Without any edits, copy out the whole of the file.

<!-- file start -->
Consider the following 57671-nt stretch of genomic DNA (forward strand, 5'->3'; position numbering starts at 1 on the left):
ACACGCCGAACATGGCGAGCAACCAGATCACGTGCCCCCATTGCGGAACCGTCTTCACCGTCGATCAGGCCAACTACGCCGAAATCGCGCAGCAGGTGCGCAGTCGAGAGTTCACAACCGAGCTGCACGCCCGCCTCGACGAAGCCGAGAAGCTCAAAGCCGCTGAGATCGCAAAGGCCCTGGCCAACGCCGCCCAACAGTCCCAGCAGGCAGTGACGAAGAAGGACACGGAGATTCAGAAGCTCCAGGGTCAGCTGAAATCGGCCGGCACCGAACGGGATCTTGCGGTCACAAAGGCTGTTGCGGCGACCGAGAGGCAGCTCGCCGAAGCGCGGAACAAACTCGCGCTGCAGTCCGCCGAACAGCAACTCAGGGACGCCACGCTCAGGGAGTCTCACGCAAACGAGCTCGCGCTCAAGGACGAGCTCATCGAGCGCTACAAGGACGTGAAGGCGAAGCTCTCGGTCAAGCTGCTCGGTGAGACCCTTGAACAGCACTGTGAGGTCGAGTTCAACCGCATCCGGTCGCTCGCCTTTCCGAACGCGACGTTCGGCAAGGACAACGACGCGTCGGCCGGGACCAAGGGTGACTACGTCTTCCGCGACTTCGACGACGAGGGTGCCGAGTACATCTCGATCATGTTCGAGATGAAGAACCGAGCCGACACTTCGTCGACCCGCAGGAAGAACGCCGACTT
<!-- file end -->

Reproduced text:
Consider the following 57671-nt stretch of genomic DNA (forward strand, 5'->3'; position numbering starts at 1 on the left):
ACACGCCGAACATGGCGAGCAACCAGATCACGTGCCCCCATTGCGGAACCGTCTTCACCGTCGATCAGGCCAACTACGCCGAAATCGCGCAGCAGGTGCGCAGTCGAGAGTTCACAACCGAGCTGCACGCCCGCCTCGACGAAGCCGAGAAGCTCAAAGCCGCTGAGATCGCAAAGGCCCTGGCCAACGCCGCCCAACAGTCCCAGCAGGCAGTGACGAAGAAGGACACGGAGATTCAGAAGCTCCAGGGTCAGCTGAAATCGGCCGGCACCGAACGGGATCTTGCGGTCACAAAGGCTGTTGCGGCGACCGAGAGGCAGCTCGCCGAAGCGCGGAACAAACTCGCGCTGCAGTCCGCCGAACAGCAACTCAGGGACGCCACGCTCAGGGAGTCTCACGCAAACGAGCTCGCGCTCAAGGACGAGCTCATCGAGCGCTACAAGGACGTGAAGGCGAAGCTCTCGGTCAAGCTGCTCGGTGAGACCCTTGAACAGCACTGTGAGGTCGAGTTCAACCGCATCCGGTCGCTCGCCTTTCCGAACGCGACGTTCGGCAAGGACAACGACGCGTCGGCCGGGACCAAGGGTGACTACGTCTTCCGCGACTTCGACGACGAGGGTGCCGAGTACATCTCGATCATGTTCGAGATGAAGAACCGAGCCGACACTTCGTCGACCCGCAGGAAGAACGCCGACTT